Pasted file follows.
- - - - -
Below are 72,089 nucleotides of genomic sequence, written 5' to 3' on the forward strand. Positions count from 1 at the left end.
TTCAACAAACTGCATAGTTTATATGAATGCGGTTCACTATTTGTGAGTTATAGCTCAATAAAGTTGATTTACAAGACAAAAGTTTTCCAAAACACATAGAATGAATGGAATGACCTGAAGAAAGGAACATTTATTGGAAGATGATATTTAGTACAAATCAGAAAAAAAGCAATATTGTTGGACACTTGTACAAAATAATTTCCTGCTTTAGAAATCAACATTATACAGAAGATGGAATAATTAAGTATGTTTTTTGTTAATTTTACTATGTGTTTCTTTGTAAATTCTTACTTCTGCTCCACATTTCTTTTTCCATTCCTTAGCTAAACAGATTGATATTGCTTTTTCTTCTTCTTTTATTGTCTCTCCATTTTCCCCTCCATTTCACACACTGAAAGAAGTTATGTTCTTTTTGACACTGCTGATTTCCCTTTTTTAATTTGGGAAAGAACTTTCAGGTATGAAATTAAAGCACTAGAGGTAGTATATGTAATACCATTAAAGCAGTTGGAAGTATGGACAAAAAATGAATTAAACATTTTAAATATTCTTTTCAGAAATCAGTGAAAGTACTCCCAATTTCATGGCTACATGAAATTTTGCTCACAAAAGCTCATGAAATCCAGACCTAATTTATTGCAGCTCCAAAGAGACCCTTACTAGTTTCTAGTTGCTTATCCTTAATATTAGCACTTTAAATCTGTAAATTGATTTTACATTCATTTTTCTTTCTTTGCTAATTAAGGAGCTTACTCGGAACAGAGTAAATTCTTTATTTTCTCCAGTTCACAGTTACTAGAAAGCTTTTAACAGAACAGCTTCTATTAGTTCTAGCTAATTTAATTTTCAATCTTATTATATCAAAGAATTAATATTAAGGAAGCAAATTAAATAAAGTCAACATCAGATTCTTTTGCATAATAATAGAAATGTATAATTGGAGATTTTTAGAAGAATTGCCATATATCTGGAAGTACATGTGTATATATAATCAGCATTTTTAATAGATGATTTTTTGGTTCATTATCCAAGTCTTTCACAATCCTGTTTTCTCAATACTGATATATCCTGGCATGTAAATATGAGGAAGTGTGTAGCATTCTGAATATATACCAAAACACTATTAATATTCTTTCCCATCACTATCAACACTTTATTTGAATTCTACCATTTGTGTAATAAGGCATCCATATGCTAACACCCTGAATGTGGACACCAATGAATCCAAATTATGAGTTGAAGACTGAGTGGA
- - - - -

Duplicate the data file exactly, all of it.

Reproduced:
Below are 72,089 nucleotides of genomic sequence, written 5' to 3' on the forward strand. Positions count from 1 at the left end.
TTCAACAAACTGCATAGTTTATATGAATGCGGTTCACTATTTGTGAGTTATAGCTCAATAAAGTTGATTTACAAGACAAAAGTTTTCCAAAACACATAGAATGAATGGAATGACCTGAAGAAAGGAACATTTATTGGAAGATGATATTTAGTACAAATCAGAAAAAAAGCAATATTGTTGGACACTTGTACAAAATAATTTCCTGCTTTAGAAATCAACATTATACAGAAGATGGAATAATTAAGTATGTTTTTTGTTAATTTTACTATGTGTTTCTTTGTAAATTCTTACTTCTGCTCCACATTTCTTTTTCCATTCCTTAGCTAAACAGATTGATATTGCTTTTTCTTCTTCTTTTATTGTCTCTCCATTTTCCCCTCCATTTCACACACTGAAAGAAGTTATGTTCTTTTTGACACTGCTGATTTCCCTTTTTTAATTTGGGAAAGAACTTTCAGGTATGAAATTAAAGCACTAGAGGTAGTATATGTAATACCATTAAAGCAGTTGGAAGTATGGACAAAAAATGAATTAAACATTTTAAATATTCTTTTCAGAAATCAGTGAAAGTACTCCCAATTTCATGGCTACATGAAATTTTGCTCACAAAAGCTCATGAAATCCAGACCTAATTTATTGCAGCTCCAAAGAGACCCTTACTAGTTTCTAGTTGCTTATCCTTAATATTAGCACTTTAAATCTGTAAATTGATTTTACATTCATTTTTCTTTCTTTGCTAATTAAGGAGCTTACTCGGAACAGAGTAAATTCTTTATTTTCTCCAGTTCACAGTTACTAGAAAGCTTTTAACAGAACAGCTTCTATTAGTTCTAGCTAATTTAATTTTCAATCTTATTATATCAAAGAATTAATATTAAGGAAGCAAATTAAATAAAGTCAACATCAGATTCTTTTGCATAATAATAGAAATGTATAATTGGAGATTTTTAGAAGAATTGCCATATATCTGGAAGTACATGTGTATATATAATCAGCATTTTTAATAGATGATTTTTTGGTTCATTATCCAAGTCTTTCACAATCCTGTTTTCTCAATACTGATATATCCTGGCATGTAAATATGAGGAAGTGTGTAGCATTCTGAATATATACCAAAACACTATTAATATTCTTTCCCATCACTATCAACACTTTATTTGAATTCTACCATTTGTGTAATAAGGCATCCATATGCTAACACCCTGAATGTGGACACCAATGAATCCAAATTATGAGTTGAAGACTGAGTGGA